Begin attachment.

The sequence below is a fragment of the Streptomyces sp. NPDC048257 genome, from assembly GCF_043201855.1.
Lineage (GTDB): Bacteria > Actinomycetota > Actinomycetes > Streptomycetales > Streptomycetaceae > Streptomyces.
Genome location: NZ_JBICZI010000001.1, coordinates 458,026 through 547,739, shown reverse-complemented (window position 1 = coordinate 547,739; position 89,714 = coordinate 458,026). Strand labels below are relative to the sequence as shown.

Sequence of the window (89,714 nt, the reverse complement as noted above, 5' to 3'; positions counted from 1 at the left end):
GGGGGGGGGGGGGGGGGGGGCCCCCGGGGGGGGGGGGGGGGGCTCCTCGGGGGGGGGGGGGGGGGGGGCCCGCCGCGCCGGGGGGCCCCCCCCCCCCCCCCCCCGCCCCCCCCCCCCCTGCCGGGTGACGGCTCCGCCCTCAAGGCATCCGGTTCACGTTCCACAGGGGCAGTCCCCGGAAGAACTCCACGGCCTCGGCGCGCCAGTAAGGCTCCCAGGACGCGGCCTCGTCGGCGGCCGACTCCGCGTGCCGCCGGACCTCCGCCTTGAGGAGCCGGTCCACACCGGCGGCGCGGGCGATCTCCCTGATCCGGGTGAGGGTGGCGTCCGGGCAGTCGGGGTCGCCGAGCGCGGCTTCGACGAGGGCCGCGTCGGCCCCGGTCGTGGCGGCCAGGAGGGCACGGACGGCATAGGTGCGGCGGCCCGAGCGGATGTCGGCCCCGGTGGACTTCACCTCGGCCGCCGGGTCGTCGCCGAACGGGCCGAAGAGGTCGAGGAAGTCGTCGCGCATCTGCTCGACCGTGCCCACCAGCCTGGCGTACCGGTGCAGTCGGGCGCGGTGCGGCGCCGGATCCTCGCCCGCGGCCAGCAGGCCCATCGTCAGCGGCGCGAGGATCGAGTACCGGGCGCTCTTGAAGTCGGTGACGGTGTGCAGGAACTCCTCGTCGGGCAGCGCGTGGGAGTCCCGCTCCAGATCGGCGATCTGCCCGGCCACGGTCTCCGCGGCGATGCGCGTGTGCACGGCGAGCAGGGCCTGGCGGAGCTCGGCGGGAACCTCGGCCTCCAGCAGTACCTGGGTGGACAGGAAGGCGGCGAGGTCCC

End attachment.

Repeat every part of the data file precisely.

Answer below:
The sequence below is a fragment of the Streptomyces sp. NPDC048257 genome, from assembly GCF_043201855.1.
Lineage (GTDB): Bacteria > Actinomycetota > Actinomycetes > Streptomycetales > Streptomycetaceae > Streptomyces.
Genome location: NZ_JBICZI010000001.1, coordinates 458,026 through 547,739, shown reverse-complemented (window position 1 = coordinate 547,739; position 89,714 = coordinate 458,026). Strand labels below are relative to the sequence as shown.

Sequence of the window (89,714 nt, the reverse complement as noted above, 5' to 3'; positions counted from 1 at the left end):
GGGGGGGGGGGGGGGGGGGGCCCCCGGGGGGGGGGGGGGGGGCTCCTCGGGGGGGGGGGGGGGGGGGGCCCGCCGCGCCGGGGGGCCCCCCCCCCCCCCCCCCCGCCCCCCCCCCCCCTGCCGGGTGACGGCTCCGCCCTCAAGGCATCCGGTTCACGTTCCACAGGGGCAGTCCCCGGAAGAACTCCACGGCCTCGGCGCGCCAGTAAGGCTCCCAGGACGCGGCCTCGTCGGCGGCCGACTCCGCGTGCCGCCGGACCTCCGCCTTGAGGAGCCGGTCCACACCGGCGGCGCGGGCGATCTCCCTGATCCGGGTGAGGGTGGCGTCCGGGCAGTCGGGGTCGCCGAGCGCGGCTTCGACGAGGGCCGCGTCGGCCCCGGTCGTGGCGGCCAGGAGGGCACGGACGGCATAGGTGCGGCGGCCCGAGCGGATGTCGGCCCCGGTGGACTTCACCTCGGCCGCCGGGTCGTCGCCGAACGGGCCGAAGAGGTCGAGGAAGTCGTCGCGCATCTGCTCGACCGTGCCCACCAGCCTGGCGTACCGGTGCAGTCGGGCGCGGTGCGGCGCCGGATCCTCGCCCGCGGCCAGCAGGCCCATCGTCAGCGGCGCGAGGATCGAGTACCGGGCGCTCTTGAAGTCGGTGACGGTGTGCAGGAACTCCTCGTCGGGCAGCGCGTGGGAGTCCCGCTCCAGATCGGCGATCTGCCCGGCCACGGTCTCCGCGGCGATGCGCGTGTGCACGGCGAGCAGGGCCTGGCGGAGCTCGGCGGGAACCTCGGCCTCCAGCAGTACCTGGGTGGACAGGAAGGCGGCGAGGTCCC